The 2012 NBA draft has a deep group of small forwards available, with a few potential All-Stars and a bunch of sure-fire impact players in the mix.
In fact, the top eight or 10 small forwards picked all have the potential to be significant contributors in the pros.
The SEC and the Big East produced the best crop of small forwards this year, but there are plenty of other programs represented at the position.
Keep track of this big board of the best available small forwards as the draft progresses.
Player, Team, Pick
1. Michael Kidd-Gilchrist, Bobcats, No. 2
2. Harrison Barnes, Warriors, No. 7
3. Maurice Harkless, 76ers, No. 15
4. Royce White, Rockets, No. 16
5. Terrence Jones, Rockets, No. 18
6. Jeffrey Taylor, Bobcats, No. 30
7. Jae Crowder, Cavaliers, No. 34
8. Draymond Green, Warriors, No. 35
9. Quincy Miller, Nuggets, No. 38
10. Khris Middleton, Pistons, No. 39
11. Darius Miller, Wizards, No. 46
12. Kostas Papanikolaou, Knicks, No. 48
13. Kris Joseph, Celtics, No. 51
14. Ilkan Karaman, Nets, No. 57
15. Robbie Hummel, Timberwolves, No. 58
Weight: 206 lbs.
2011-12 Per-Game Stats: 12.8 points, 5.5 rebounds, .464 FG%
Hollis Thompson is a prolific shooter from the field and three-point range, but other than that, he's not an overwhelming prospect.
In college he could play on the interior in addition to the wing, but his NBA chances are definitely on the wing.
His shooting percentages at Georgetown were superb, mainly because he didn't try to play outside his capabilities.
Thompson could end up being a small forward spot-up shooter at the next level, especially because of his length to shoot over the defense.
Weight: 211 lbs.
2011-12 Per-Game Stats: 10.7 points, .477 FG%
Even though he's still young, Nihad Djedovic has actually been a professional in Europe for six years.
The Bosnian forward scored in double figures for the Italian and Turkish leagues he played in this winter, and he shot nearly 50 percent in each league.
He has a quick, low release on his shot—definitely an unorthodox motion, but the fact that it's a quick release is a good thing. Djedovic will be the kind of forward who can handle the ball and change pace and direction while creating opportunities.
Here's some quality footage of some 2011 action vs. Montenegro.
Weight: 216 lbs.
2011-12 Per-Game Stats: 13.1 points, 7.0 rebounds
After a terrific 2010-11 season, this past year was a bumpier one for the explosive Alabama athlete.
Not only was his production down, but in February he ended up getting suspended for the remainder of the season due to a series of team infractions.
As a prospect, he's more of a power forward with a small forward's height. His ball-handling and shooting ability leave something to be desired, although athletically he's NBA-ready.
Weight: 217 lbs.
2011-12 Per-Game Stats: 20.4 points, 5.9 rebounds
The Summit League saw Alex Young drop over 2,200 points throughout his career, as he improved significantly each year at IUPUI.
Unfortunately, his shot selection isn't so good, and the lefty takes a high volume of shots to get his points. This could be a deterrent for second-round teams thinking about taking him.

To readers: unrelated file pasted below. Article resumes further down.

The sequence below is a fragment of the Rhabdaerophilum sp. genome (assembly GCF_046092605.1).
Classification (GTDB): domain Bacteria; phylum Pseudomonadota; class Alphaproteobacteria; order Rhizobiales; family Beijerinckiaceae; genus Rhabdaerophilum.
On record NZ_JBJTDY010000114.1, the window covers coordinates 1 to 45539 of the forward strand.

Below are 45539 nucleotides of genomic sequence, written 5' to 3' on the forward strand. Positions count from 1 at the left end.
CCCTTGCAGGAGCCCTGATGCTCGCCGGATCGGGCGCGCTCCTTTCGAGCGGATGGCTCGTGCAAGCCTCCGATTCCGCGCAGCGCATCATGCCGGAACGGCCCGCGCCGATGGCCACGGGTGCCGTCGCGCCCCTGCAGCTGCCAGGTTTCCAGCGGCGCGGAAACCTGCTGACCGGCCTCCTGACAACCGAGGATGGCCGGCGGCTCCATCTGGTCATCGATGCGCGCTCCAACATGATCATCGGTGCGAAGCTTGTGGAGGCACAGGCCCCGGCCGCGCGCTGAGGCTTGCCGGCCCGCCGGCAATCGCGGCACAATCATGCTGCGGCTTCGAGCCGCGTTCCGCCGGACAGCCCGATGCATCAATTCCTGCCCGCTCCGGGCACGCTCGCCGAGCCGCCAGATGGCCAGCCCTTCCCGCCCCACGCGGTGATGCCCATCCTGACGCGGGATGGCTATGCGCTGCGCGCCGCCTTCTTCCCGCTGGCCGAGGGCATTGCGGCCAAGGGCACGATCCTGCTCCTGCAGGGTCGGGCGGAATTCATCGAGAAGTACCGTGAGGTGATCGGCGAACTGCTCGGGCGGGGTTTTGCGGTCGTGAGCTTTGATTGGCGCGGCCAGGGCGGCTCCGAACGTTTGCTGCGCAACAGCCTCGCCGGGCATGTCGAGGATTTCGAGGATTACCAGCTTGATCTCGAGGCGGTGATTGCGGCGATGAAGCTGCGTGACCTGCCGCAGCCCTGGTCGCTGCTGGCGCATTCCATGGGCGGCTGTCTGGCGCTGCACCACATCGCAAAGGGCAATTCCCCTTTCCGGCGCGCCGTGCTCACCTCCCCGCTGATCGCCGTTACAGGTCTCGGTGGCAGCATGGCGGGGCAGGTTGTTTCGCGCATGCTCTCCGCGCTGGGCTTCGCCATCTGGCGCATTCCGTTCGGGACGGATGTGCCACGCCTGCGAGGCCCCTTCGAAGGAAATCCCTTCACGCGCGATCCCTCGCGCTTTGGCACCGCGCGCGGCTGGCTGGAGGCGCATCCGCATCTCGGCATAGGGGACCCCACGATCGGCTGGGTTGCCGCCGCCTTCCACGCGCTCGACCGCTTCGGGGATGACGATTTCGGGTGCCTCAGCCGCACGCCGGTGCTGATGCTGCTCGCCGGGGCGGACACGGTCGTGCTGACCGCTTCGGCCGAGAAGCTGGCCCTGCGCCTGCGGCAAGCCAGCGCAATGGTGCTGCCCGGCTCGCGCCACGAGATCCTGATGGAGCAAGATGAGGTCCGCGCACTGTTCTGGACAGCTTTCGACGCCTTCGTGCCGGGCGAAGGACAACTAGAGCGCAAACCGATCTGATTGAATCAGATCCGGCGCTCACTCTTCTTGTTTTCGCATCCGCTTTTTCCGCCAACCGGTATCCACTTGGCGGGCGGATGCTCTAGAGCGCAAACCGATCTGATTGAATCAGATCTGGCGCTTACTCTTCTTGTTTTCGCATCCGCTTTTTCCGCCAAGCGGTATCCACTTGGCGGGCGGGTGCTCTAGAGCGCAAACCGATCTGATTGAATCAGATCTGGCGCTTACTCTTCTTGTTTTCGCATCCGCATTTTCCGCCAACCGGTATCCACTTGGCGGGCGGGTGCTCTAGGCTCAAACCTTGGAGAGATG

Tyler Ingle of NBADraft.net says Young is an "aggressive driver, which really complements his perimeter ability...Gets around the rim, creating contact and close-range opportunities for himself."
Weight: 228 lbs.
2011-12 Per-Game Stats: 16.6 points, 8.2 rebounds, .500 FG%
The former Boston College forward lit up the scoreboard for Farfield this past season, using his energy and shooting prowess to take the MAAC by storm.
Rakim Sanders is also a terrific rebounder for a mid-sized forward, as he ripped down 8.2 rebounds per game (about twice what he got in Boston). He could be a decent NBA defender off the bench, along with his ability to hit some mid-range shots.
Weight: 201 lbs.
2011-12 Per-Game Stats: 12.4 points, 6.4 rebounds, .859 FT%
He might have the build of a shooting guard, but Dayton wing Chris Johnson has the motor and the athleticism of a small forward.
The senior Flyer stood out as a great rebounder for his size, something that the Dayton team page expounds upon:
The long and athletic wing-man has a knack for knocking down treys and skying for the boards...One of the best rebounders of his size in the country, he was one of just three players to have a 20-point-20 rebound game in 2009-10.
Weight: 215 lbs
2011-12 Per-Game Stats: 12.5 points, 4.4 rebounds, .455 3P%
Some of Chace Stanback's statistics were down from his junior to senior year, but one key number rose significantly for the UNLV standout: three-point shooting attempts and three-point shooting percentage.
Because of this substantial long-range improvement (36 percent in 2010-11 to 46 percent in 2011-12), Stanback now has a better chance of making an NBA roster somehow, even if it isn't via draft.
Being a spot-up shooter is pretty much his only possible ticket to the big stage.
Weight: 207 lbs.
2011-12 Per-Game Stats: 7.2 points, 3.7 rebounds, .444 FG%
Wesley Witherspoon stayed all four years at Memphis, but he peaked his sophomore season. His production gradually slipped from his sophomore to senior year, which really put a dent in his hopes of getting drafted.
DraftExpress's Kyle Nelson breaks down the Tiger forward's attributes and limitations:
He passes the eye test and then some, with excellent size for the perimeter at 6'9 and his long wingspan, but he has failed to significantly improve his skinny 209-pound frame since arriving at Memphis.
According to Synergy Sports Tech, most of Witherspoon's possessions come as a spot-up shooter. By the numbers, he once again had a solid year, making 40 percent of his 2.5 attempts per 40 minutes pace adjusted. His mechanics are a tad compact and his release point could be higher, but he seems to have found the shooting touch that he lacked as a freshman.